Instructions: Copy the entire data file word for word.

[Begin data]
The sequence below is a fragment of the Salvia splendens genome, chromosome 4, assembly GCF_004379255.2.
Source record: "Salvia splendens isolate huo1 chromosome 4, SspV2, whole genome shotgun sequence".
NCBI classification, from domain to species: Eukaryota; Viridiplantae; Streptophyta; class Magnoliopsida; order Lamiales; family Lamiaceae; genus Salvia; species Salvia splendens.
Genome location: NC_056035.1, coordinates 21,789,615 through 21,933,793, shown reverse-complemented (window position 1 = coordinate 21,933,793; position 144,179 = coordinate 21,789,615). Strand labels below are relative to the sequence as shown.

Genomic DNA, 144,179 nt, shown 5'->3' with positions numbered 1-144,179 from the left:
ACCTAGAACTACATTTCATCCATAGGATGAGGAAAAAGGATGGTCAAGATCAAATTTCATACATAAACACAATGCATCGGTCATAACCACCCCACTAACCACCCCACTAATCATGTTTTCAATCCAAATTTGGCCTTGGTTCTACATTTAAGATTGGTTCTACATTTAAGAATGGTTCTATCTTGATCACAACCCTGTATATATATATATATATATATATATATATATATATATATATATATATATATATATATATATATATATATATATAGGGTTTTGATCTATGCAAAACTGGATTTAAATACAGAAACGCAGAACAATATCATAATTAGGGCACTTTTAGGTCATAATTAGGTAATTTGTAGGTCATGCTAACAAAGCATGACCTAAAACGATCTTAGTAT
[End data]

The sequence below is a fragment of the Salvia splendens genome, chromosome 4, assembly GCF_004379255.2.
Source record: "Salvia splendens isolate huo1 chromosome 4, SspV2, whole genome shotgun sequence".
NCBI classification, from domain to species: Eukaryota; Viridiplantae; Streptophyta; class Magnoliopsida; order Lamiales; family Lamiaceae; genus Salvia; species Salvia splendens.
Genome location: NC_056035.1, coordinates 21,789,615 through 21,933,793, shown reverse-complemented (window position 1 = coordinate 21,933,793; position 144,179 = coordinate 21,789,615). Strand labels below are relative to the sequence as shown.

Genomic DNA, 144,179 nt, shown 5'->3' with positions numbered 1-144,179 from the left:
ACCTAGAACTACATTTCATCCATAGGATGAGGAAAAAGGATGGTCAAGATCAAATTTCATACATAAACACAATGCATCGGTCATAACCACCCCACTAACCACCCCACTAATCATGTTTTCAATCCAAATTTGGCCTTGGTTCTACATTTAAGATTGGTTCTACATTTAAGAATGGTTCTATCTTGATCACAACCCTGTATATATATATATATATATATATATATATATATATATATATATATATATATATATATATATATATATATATATAGGGTTTTGATCTATGCAAAACTGGATTTAAATACAGAAACGCAGAACAATATCATAATTAGGGCACTTTTAGGTCATAATTAGGTAATTTGTAGGTCATGCTAACAAAGCATGACCTAAAACGATCTTAGTAT